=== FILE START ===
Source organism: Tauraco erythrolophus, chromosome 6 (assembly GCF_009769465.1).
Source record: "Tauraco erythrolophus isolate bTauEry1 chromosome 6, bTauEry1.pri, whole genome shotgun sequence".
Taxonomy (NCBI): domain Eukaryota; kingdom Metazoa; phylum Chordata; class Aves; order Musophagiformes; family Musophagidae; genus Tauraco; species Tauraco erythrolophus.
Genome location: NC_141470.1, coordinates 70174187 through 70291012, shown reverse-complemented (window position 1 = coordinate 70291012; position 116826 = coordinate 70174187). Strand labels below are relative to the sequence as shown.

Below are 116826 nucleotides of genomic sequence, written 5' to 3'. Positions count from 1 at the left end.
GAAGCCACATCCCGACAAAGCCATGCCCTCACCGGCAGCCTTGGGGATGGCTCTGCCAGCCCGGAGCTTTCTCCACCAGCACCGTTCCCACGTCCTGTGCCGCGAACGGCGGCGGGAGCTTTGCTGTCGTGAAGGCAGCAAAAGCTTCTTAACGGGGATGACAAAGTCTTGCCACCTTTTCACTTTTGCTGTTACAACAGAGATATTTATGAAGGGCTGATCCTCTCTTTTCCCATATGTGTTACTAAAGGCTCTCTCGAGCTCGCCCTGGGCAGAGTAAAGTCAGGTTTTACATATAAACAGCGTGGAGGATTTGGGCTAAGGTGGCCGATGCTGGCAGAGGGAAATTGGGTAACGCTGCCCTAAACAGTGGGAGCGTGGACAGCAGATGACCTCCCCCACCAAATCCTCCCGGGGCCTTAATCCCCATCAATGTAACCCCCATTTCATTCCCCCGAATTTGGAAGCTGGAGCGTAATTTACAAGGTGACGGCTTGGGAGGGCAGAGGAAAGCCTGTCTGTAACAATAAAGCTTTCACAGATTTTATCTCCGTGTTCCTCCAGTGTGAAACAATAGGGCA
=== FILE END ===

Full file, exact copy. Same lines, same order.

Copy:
Source organism: Tauraco erythrolophus, chromosome 6 (assembly GCF_009769465.1).
Source record: "Tauraco erythrolophus isolate bTauEry1 chromosome 6, bTauEry1.pri, whole genome shotgun sequence".
Taxonomy (NCBI): domain Eukaryota; kingdom Metazoa; phylum Chordata; class Aves; order Musophagiformes; family Musophagidae; genus Tauraco; species Tauraco erythrolophus.
Genome location: NC_141470.1, coordinates 70174187 through 70291012, shown reverse-complemented (window position 1 = coordinate 70291012; position 116826 = coordinate 70174187). Strand labels below are relative to the sequence as shown.

Below are 116826 nucleotides of genomic sequence, written 5' to 3'. Positions count from 1 at the left end.
GAAGCCACATCCCGACAAAGCCATGCCCTCACCGGCAGCCTTGGGGATGGCTCTGCCAGCCCGGAGCTTTCTCCACCAGCACCGTTCCCACGTCCTGTGCCGCGAACGGCGGCGGGAGCTTTGCTGTCGTGAAGGCAGCAAAAGCTTCTTAACGGGGATGACAAAGTCTTGCCACCTTTTCACTTTTGCTGTTACAACAGAGATATTTATGAAGGGCTGATCCTCTCTTTTCCCATATGTGTTACTAAAGGCTCTCTCGAGCTCGCCCTGGGCAGAGTAAAGTCAGGTTTTACATATAAACAGCGTGGAGGATTTGGGCTAAGGTGGCCGATGCTGGCAGAGGGAAATTGGGTAACGCTGCCCTAAACAGTGGGAGCGTGGACAGCAGATGACCTCCCCCACCAAATCCTCCCGGGGCCTTAATCCCCATCAATGTAACCCCCATTTCATTCCCCCGAATTTGGAAGCTGGAGCGTAATTTACAAGGTGACGGCTTGGGAGGGCAGAGGAAAGCCTGTCTGTAACAATAAAGCTTTCACAGATTTTATCTCCGTGTTCCTCCAGTGTGAAACAATAGGGCA